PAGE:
“Lovers Lane” was obviously made to cash in on the success of “I Know What You Did Last Summer” and “Urban Legend.” Despite the hook wielding villain and urban legend-inspired premise, “Lovers Lane” doesn’t resemble either film that much. Instead, it has more in common with eighties slasher flicks. It embraces the clichés of the genre, with the “crime in the past” opening, the killer smashing through a door or the incompetent cops following the teens around. Mostly, the movie’s cast of goofy teen characters is what most reminds of those beloved flicks from the eighties. Erin J. Dean’s Mandy is believably mousy, with a sarcastic edge. Billy O’Sullivan plays Doug, the joker character who is a lovable loser. Sarah Lancaster is amusingly bitchy as evil popular girl Chloe. The only recognizable name in the cast is Anna Faris, who is wonderfully charming as bubbly cheerleader Jannelle. Not all the characters are that memorable. There’s an indistinct couple and boring hero Michael. The characters and performances are broad but in a likable, kind of funny way.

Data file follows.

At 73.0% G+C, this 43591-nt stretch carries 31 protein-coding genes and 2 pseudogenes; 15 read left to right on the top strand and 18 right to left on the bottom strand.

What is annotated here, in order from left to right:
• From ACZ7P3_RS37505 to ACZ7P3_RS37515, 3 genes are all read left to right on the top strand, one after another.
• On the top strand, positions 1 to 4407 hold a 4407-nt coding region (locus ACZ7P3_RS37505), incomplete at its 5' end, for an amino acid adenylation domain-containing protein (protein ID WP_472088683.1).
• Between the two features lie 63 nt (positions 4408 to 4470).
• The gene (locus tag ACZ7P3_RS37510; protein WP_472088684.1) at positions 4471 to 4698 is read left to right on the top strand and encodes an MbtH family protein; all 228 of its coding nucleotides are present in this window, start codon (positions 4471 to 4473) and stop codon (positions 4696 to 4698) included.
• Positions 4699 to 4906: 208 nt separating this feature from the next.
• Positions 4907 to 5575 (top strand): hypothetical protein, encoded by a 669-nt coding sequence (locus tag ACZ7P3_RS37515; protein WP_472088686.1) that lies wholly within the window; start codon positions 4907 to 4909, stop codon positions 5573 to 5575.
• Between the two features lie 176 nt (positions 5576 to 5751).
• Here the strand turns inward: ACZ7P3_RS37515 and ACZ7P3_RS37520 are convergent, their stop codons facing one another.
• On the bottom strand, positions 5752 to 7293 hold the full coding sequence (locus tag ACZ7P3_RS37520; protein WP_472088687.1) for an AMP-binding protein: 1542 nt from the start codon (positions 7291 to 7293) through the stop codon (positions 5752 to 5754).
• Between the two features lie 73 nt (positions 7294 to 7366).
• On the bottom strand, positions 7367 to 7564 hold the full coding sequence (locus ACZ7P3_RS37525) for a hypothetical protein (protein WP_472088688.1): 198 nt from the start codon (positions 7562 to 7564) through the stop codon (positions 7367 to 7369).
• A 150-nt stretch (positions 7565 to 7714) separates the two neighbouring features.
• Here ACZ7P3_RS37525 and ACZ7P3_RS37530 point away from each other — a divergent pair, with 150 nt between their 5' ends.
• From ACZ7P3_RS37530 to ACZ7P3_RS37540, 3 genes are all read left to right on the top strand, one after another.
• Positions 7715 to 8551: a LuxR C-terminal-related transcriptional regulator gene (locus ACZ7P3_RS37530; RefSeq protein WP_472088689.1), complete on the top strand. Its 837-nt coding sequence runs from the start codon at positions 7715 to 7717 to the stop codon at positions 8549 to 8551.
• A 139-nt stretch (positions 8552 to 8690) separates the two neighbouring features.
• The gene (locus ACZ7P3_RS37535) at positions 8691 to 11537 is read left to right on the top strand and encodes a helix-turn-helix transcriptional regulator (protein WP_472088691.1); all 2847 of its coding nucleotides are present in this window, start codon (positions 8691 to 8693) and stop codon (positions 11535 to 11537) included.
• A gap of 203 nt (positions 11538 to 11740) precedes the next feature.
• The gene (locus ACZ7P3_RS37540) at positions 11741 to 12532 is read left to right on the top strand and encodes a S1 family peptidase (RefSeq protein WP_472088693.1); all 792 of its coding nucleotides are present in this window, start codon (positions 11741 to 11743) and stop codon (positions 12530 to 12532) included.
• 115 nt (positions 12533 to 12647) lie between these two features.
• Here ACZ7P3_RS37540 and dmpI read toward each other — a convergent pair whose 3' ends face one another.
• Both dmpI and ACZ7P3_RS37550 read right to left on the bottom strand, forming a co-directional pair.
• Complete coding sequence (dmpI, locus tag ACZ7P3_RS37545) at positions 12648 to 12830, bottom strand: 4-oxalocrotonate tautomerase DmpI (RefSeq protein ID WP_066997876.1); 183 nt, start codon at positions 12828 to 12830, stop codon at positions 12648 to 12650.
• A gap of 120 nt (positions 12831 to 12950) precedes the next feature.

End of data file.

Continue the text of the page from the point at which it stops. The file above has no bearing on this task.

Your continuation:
“Lovers Lane’s” plot is essentially split in two halves. The first half follows the teen as they’re tracked down by the killer, picked off one-by-one. The other half follows the the sheriff and the principal as they sleuth around. This story line is actually a lot of fun. Soap opera actor Matt Riedy is believable as the sheriff. In one of her two screen credits, Suzanne Bouchard is surprisingly funny as the principal. One scene has her punching out a drunken teenager at the bowling alley. While investigating an abandoned house, they nearly shoot each other. Their subplot eventually spirals down into utter ridiculousness. After the film’s story is seemingly wrapped up, there’s a total of three different reveals of who the killer is. At least one of them is totally baffling. (One of them you can be easily guessed by looking at which major character is absent throughout most of the film.) The killer’s motivation is even more random. However, watching Riedy and Bouchard have adventures made me smile in a silly, dumb kind of way more often then I would’ve expected.